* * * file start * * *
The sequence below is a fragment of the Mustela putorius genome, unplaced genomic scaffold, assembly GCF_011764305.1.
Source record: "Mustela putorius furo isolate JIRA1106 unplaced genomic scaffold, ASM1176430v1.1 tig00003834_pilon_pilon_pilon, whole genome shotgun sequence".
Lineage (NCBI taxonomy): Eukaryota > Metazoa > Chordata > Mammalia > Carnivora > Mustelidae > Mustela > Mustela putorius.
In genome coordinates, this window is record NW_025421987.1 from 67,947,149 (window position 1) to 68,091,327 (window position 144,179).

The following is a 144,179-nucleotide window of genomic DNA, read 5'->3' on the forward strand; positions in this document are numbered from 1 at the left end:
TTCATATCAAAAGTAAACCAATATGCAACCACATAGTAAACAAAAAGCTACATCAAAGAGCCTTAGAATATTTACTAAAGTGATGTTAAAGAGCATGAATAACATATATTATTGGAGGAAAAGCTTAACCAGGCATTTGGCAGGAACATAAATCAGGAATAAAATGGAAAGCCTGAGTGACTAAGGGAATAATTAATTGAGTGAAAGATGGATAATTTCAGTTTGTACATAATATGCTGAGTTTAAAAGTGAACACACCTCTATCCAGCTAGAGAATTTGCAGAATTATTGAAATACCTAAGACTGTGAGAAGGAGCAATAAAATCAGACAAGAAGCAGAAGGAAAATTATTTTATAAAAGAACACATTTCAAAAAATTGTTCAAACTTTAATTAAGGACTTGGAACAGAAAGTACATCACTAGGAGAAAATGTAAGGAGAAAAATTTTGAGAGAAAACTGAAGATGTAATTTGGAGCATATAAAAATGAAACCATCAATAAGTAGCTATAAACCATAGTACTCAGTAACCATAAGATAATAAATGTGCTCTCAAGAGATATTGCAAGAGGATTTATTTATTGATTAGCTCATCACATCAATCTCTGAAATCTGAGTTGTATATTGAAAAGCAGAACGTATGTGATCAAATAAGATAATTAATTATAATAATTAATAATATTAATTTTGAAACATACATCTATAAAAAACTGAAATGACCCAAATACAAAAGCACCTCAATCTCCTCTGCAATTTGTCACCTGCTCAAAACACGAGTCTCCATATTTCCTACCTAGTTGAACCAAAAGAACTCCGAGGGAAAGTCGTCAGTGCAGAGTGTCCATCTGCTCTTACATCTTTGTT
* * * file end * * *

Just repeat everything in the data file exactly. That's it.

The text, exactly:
The sequence below is a fragment of the Mustela putorius genome, unplaced genomic scaffold, assembly GCF_011764305.1.
Source record: "Mustela putorius furo isolate JIRA1106 unplaced genomic scaffold, ASM1176430v1.1 tig00003834_pilon_pilon_pilon, whole genome shotgun sequence".
Lineage (NCBI taxonomy): Eukaryota > Metazoa > Chordata > Mammalia > Carnivora > Mustelidae > Mustela > Mustela putorius.
In genome coordinates, this window is record NW_025421987.1 from 67,947,149 (window position 1) to 68,091,327 (window position 144,179).

The following is a 144,179-nucleotide window of genomic DNA, read 5'->3' on the forward strand; positions in this document are numbered from 1 at the left end:
TTCATATCAAAAGTAAACCAATATGCAACCACATAGTAAACAAAAAGCTACATCAAAGAGCCTTAGAATATTTACTAAAGTGATGTTAAAGAGCATGAATAACATATATTATTGGAGGAAAAGCTTAACCAGGCATTTGGCAGGAACATAAATCAGGAATAAAATGGAAAGCCTGAGTGACTAAGGGAATAATTAATTGAGTGAAAGATGGATAATTTCAGTTTGTACATAATATGCTGAGTTTAAAAGTGAACACACCTCTATCCAGCTAGAGAATTTGCAGAATTATTGAAATACCTAAGACTGTGAGAAGGAGCAATAAAATCAGACAAGAAGCAGAAGGAAAATTATTTTATAAAAGAACACATTTCAAAAAATTGTTCAAACTTTAATTAAGGACTTGGAACAGAAAGTACATCACTAGGAGAAAATGTAAGGAGAAAAATTTTGAGAGAAAACTGAAGATGTAATTTGGAGCATATAAAAATGAAACCATCAATAAGTAGCTATAAACCATAGTACTCAGTAACCATAAGATAATAAATGTGCTCTCAAGAGATATTGCAAGAGGATTTATTTATTGATTAGCTCATCACATCAATCTCTGAAATCTGAGTTGTATATTGAAAAGCAGAACGTATGTGATCAAATAAGATAATTAATTATAATAATTAATAATATTAATTTTGAAACATACATCTATAAAAAACTGAAATGACCCAAATACAAAAGCACCTCAATCTCCTCTGCAATTTGTCACCTGCTCAAAACACGAGTCTCCATATTTCCTACCTAGTTGAACCAAAAGAACTCCGAGGGAAAGTCGTCAGTGCAGAGTGTCCATCTGCTCTTACATCTTTGTT